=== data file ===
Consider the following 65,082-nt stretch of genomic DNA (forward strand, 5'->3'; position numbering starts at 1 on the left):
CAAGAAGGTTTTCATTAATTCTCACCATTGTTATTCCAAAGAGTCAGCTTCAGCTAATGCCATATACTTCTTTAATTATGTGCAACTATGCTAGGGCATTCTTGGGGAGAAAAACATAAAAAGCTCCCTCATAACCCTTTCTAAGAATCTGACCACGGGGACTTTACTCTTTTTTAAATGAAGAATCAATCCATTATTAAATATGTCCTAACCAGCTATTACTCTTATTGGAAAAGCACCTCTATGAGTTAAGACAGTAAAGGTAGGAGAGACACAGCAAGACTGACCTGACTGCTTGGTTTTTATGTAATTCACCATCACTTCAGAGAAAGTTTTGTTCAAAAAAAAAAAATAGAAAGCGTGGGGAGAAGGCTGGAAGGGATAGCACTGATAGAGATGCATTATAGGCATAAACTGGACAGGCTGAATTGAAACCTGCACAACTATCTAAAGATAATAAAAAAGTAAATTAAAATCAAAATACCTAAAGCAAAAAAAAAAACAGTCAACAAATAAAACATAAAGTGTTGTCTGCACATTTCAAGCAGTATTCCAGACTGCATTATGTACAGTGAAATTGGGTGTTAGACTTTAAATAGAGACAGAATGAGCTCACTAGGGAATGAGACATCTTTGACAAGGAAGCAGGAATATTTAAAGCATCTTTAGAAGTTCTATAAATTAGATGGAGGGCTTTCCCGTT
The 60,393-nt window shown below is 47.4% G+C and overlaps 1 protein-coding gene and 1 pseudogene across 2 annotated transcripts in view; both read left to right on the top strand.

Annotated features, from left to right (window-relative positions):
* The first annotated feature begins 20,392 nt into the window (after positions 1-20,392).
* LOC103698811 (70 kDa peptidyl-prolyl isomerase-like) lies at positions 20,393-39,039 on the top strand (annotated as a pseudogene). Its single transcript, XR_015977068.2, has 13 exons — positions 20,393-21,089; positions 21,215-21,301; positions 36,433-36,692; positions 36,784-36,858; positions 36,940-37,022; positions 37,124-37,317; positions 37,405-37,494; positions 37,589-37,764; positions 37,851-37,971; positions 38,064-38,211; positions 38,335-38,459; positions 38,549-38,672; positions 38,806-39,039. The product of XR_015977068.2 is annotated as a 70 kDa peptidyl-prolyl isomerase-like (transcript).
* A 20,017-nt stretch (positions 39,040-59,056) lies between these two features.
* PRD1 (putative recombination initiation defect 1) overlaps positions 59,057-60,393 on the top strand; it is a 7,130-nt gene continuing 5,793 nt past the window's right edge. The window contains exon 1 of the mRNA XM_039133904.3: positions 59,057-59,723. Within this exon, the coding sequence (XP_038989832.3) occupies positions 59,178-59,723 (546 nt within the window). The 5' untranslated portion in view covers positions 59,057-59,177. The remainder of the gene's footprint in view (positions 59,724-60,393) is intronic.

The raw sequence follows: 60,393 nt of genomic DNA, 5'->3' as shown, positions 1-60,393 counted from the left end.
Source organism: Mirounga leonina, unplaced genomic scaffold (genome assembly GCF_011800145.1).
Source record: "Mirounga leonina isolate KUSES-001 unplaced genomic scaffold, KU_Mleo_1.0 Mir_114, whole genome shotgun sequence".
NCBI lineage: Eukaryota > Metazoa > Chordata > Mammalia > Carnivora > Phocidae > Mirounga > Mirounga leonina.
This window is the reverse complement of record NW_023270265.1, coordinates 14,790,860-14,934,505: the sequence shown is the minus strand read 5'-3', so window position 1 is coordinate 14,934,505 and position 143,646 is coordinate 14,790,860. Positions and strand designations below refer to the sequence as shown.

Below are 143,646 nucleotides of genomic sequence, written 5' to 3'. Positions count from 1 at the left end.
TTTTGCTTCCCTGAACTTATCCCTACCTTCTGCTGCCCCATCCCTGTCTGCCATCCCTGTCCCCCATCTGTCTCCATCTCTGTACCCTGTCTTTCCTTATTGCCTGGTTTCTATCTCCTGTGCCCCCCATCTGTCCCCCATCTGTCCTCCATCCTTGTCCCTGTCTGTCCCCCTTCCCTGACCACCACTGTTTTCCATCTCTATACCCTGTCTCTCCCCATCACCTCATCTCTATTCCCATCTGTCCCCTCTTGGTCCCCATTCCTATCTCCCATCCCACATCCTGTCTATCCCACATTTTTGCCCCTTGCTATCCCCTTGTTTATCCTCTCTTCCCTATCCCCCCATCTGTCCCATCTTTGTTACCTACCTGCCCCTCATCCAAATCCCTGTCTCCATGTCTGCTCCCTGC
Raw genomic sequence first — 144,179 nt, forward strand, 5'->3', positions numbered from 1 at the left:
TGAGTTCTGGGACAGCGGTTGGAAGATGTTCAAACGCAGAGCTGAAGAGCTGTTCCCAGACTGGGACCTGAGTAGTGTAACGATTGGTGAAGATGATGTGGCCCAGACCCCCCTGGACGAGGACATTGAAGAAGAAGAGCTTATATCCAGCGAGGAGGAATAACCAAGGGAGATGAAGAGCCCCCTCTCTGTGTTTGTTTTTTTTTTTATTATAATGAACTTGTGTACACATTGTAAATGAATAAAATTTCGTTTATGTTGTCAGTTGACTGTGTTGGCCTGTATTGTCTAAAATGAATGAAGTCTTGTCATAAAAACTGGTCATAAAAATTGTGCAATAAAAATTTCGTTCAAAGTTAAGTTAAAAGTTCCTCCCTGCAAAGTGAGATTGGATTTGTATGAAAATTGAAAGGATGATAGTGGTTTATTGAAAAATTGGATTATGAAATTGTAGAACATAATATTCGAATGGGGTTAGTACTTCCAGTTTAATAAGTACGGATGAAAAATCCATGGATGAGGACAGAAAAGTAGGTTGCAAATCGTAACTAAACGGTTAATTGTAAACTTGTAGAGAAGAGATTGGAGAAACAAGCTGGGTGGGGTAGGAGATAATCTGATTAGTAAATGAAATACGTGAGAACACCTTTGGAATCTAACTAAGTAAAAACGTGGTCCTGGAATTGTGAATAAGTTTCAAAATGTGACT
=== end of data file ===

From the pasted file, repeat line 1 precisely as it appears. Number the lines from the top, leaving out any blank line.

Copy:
Consider the following 65,082-nt stretch of genomic DNA (forward strand, 5'->3'; position numbering starts at 1 on the left):